For those of you who have just recently entered the electronic world of music with a sampler, it's time to truncate. Truncating is just cutting off the extra amount of recorded data that exist before or after the sound you have sampled. To conserve space this data needs to be chopped off your sound and disposed of. The problem is that lots of people don't truncate very well. The main reason for this is that they're probably not wearing headphones. This is a bad idea if you want to make sure you're making clean samples, but that's another article. What I want to stress is that truncating without headphones will probably still leave you with extra data hanging on your sound. I've brought home factory made drum samples that take up mass K on my board and after a good headphone scan have retrieved a good 30% of sample space due to poor truncating by the maker. This could mean everything to you if running out of memory on a song or can't do some function because you don't have enough memory. If you want to chop a sound down grouped with a bunch of other wavesamples (like a drum set) and your sound doesn't seem to be truncating, you might want to look through the set of samples and see if there's a copy of the sample your truncating. If this is the case you're going to have to set the start and end of the sample's copy to exactly that of the original, then both should truncate smoothly just like sippin' Night Train.

Sample Rate Conversion

Most samplers are set to sample at around 40 Khz which is loosely around a CD's audio clarity. one cool feature in most current samplers is in their ability to change the rate of the sample or the signal to a much lower Khz thus allowing more sample time and lower K sounds. If your not so worried about super perfect audio clarity you can pick out certain sounds which don't necessarily need high sample rates. Take a good look at the sample your trying to make. Is it a clear bass sound or a rough grindy sort of sound? If it's distorted and rough you might want to try cutting the sample rate to around 20khz to hear what it sounds like. It might even sound better and save you a nice amount of memory. Sometimes pulling the sample rate down to a really low level creates some good "radio" speaker effects on voice samples and drum sounds too. DIG DEEP !!!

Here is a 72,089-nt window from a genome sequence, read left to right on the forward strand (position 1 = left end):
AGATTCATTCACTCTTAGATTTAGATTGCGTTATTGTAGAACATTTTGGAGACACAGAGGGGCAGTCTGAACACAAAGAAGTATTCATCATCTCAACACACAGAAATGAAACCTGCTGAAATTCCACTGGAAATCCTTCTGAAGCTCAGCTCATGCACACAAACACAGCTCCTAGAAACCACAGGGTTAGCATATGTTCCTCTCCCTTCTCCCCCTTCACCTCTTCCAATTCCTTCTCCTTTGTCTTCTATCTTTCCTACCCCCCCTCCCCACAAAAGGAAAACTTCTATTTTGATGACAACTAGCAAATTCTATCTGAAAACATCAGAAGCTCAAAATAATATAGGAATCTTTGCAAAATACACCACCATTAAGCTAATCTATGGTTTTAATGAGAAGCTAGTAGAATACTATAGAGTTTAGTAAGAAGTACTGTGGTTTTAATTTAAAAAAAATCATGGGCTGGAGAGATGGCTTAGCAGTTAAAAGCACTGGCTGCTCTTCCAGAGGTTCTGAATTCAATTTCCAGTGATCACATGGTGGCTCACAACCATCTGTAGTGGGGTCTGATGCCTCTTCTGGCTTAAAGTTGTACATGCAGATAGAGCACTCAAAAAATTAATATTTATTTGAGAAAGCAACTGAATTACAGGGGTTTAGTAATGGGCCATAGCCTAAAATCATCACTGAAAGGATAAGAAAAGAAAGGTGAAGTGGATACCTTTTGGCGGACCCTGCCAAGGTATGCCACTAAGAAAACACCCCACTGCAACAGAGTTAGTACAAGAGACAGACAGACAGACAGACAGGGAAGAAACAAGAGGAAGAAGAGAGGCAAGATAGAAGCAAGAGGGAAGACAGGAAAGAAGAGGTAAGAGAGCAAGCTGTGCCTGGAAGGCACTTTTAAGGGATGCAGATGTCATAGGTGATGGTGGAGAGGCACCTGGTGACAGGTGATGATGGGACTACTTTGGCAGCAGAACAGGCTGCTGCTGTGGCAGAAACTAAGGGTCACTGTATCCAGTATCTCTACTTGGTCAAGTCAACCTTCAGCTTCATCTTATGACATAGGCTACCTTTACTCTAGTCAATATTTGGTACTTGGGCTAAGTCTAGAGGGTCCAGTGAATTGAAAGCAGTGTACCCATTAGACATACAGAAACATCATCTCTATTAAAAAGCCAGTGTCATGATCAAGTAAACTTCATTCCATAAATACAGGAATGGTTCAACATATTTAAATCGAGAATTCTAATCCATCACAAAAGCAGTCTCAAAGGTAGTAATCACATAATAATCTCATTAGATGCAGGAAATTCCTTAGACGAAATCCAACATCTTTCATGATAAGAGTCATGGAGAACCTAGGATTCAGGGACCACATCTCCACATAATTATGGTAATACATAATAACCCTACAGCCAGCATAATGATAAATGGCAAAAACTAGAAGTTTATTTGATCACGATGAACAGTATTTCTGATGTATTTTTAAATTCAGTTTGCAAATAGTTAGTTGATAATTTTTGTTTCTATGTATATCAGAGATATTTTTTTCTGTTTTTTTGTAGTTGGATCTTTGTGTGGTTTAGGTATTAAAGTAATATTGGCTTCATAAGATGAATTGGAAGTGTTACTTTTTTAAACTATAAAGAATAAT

Stereo Outs

A true cheap trick for all you Cheap Trick fans who don't have built in effects but want to tinker with certain sounds through different effects your answer lies in monophying your stereo outs. Just route your sampler or synthesizers left output through your effects processor and into a unpanned mixer channel and your right output straight (or through another effects box) into a second unpanned channel. Now the sounds you pan left will be effected by the processor and the sounds you pan right will go directly into the mixer uneffected. This is great for low budget music making when you're tired of either having totally dry sounds or all your sounds running through the same effect.

Well I'm out of tricks and definitely leaving this months article a little thin, but I promise next months issue will overwhelm you as I unleash the powers of Fender's Chroma Polaris, a totally butt kickin' acid, techno, bass in your back, music machine you're going to want to own. By the way, if you're out and about this month and you come across SECT's CD entitled Telekinetic and you've got an extra fifteen bucks, pick it up because it's really got a sleek and original sound to it and it's electronic as hell. ADIOS!

Saul Stokes

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Matthew Corwine, Online Editor